We skip the Great Recession crisis because it was a crisis of paper trading and stop-losses and an overreaction to a potential fall in demand. On to this year's crisis.
Is the best way to stop Russia's recapture of Crimea to force the nation into bankruptcy again by artificially lowering crude oil prices? Is this what's going on now? To make this argument, we need to assume that the West actually cares about Crimea or more precisely that it wants to stop Russian expansion and influence whether it be in Crimea or anywhere else. This is an easy sell. I'll agree that this is what policy makers in Washington and some in Brussels may want. What about the Russians? What do they say to this?
The Russians deny that this is going on. Surprisingly, they are joined by their OPEC brethren. They claim, unanimously, that the price of crude oil has crashed, yes, but that it has been their purposeful doing. That U.S. shale gas producers have a substitute in very light oil being extruded from the shale underneath the backyards of rural Americans. This is true. The United States has become an energy exporting country. For years there has been a moratorium on exporting oil in the United States, but the abundance of shale gas has thawed this freeze. So what's the endgame? Shale gas is only feasible when crude prices are above $40 a barrel. We're at about $55 a barrel of Brent Sea crude oil now (WTI at close to $50), down from twice that in July. So, okay, shale gas producers break even at $40 and start to lose money at anything below that. Then what?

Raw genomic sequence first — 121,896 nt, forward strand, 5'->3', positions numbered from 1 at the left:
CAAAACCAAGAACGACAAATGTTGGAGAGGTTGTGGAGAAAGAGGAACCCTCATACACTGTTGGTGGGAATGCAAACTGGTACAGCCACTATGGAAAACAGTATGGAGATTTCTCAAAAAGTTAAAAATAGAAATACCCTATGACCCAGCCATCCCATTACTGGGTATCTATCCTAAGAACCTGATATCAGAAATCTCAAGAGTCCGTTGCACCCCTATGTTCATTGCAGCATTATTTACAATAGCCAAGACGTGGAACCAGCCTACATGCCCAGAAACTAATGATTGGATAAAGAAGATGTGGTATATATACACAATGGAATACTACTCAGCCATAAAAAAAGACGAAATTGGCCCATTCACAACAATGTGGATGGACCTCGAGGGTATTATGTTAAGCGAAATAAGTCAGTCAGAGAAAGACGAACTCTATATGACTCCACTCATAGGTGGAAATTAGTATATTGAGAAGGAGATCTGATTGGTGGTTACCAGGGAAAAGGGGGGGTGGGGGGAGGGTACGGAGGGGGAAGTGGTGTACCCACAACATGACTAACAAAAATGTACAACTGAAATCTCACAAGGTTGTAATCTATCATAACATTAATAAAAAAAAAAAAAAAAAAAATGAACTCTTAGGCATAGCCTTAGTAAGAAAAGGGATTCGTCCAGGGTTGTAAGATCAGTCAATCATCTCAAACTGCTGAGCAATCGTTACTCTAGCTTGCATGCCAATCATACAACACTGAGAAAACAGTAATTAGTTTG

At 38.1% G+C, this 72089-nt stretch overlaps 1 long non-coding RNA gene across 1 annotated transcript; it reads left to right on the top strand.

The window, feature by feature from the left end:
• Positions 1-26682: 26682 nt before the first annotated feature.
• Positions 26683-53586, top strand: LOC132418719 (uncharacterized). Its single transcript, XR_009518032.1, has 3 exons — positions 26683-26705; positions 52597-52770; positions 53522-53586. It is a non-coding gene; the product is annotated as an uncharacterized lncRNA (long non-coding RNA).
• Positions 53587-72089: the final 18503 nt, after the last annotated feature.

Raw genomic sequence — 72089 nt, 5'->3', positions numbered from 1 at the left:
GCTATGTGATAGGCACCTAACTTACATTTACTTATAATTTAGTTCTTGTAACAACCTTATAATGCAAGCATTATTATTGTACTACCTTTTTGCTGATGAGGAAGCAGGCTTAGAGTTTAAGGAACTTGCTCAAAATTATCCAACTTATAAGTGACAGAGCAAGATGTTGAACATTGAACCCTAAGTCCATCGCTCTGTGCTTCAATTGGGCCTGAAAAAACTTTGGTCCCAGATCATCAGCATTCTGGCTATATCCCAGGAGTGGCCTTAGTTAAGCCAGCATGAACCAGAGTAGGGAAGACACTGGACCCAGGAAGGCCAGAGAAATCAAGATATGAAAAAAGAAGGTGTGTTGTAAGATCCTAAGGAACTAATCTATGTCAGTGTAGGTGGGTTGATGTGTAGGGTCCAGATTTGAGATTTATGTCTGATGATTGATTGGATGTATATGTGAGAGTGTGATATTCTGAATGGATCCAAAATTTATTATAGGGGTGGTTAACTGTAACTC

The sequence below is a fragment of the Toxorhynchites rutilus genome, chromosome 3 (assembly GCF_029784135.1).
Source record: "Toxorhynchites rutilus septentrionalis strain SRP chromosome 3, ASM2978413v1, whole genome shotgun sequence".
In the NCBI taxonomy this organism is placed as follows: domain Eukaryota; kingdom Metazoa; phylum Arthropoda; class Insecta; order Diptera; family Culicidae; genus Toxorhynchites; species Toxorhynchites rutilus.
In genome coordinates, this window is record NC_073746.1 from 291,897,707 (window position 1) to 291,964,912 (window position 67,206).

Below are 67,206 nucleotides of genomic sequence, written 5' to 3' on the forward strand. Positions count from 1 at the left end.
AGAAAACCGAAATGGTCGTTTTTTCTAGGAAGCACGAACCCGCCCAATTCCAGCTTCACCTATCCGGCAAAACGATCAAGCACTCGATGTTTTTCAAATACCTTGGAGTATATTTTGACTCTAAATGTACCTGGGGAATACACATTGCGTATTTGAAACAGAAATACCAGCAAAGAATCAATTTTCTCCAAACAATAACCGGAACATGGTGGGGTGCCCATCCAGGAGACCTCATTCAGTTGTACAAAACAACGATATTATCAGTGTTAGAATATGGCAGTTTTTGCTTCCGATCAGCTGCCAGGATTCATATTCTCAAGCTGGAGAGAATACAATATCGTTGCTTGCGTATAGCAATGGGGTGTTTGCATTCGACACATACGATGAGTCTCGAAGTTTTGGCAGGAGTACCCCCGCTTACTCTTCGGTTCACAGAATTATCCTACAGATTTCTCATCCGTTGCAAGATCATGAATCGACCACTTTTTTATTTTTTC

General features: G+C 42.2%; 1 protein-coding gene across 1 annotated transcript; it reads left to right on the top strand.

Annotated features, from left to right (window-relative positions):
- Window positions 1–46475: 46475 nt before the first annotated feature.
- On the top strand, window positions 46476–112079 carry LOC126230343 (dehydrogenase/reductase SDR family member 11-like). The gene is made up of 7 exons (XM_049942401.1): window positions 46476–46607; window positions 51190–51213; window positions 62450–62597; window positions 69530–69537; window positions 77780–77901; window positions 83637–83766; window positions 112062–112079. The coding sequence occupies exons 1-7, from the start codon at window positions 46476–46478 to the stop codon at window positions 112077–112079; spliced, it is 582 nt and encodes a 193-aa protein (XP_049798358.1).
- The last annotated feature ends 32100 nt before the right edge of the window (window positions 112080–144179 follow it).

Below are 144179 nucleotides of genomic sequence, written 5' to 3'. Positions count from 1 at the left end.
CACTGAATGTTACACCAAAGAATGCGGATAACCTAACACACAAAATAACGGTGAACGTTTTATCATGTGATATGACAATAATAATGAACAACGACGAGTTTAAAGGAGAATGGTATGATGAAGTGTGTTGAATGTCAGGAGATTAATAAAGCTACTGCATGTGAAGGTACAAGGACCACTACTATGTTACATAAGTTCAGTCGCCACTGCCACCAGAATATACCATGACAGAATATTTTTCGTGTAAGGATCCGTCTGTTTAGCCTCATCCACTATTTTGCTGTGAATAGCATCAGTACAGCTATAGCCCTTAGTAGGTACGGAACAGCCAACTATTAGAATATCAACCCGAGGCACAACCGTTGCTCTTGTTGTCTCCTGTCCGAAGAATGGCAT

This is anyone's guess. Three different scenarios will play out in 2015. The first and second scenarios start with OPEC countries being unable to toe the line. There will be under producing and over producing "cheaters": Countries that don't want to export at these prices and countries that can't afford not to produce at maximum capacity to make up for the shortfall of revenue. These are countries that have thick wallets and time to spare and countries that don't have resources or time. At $40 a barrel, we're talking about small Gulf countries like Qatar, Kuwait and UAE at one end of the spectrum and large countries such as Russia, Iran and Iraq at the other end. Saudi Arabia may be able to hold on for a while, so will OPEC observer Norway. Despite the largest sovereign wealth fund, Norway will find that dipping into that wealth fund won't be very easy should crude be infeasible to extract in Norway as it will be near $20-$30 a barrel. Norway is a small boat; turning ahead of choppy waters won't be difficult should it come to that. Russia, however, will be much slower to change direction. This is the point from the West's perspective.
The final scenario is that this was actually a play by OPEC and that enough shale producers were spooked by this decline to exit the market and no longer threaten OPEC's oligarchy. OPEC waits it out and after holding prices below $40 for a year, which has been hinted at, it cuts production and prices go back up. This is the most unlikely of scenarios.
I think oil prices will fall below $40 a barrel and stay there for a few years at which time OPEC countries will find political pressure domestically to cut costs and make up for lost revenue. Some will be successful and some will not. Russia might make it out of this crisis. The Russians are resourceful and have much experience in challenging times.
This mystery will go unsolved for the time being, but by the end of the year, we may discover what really happened to crude in 2014.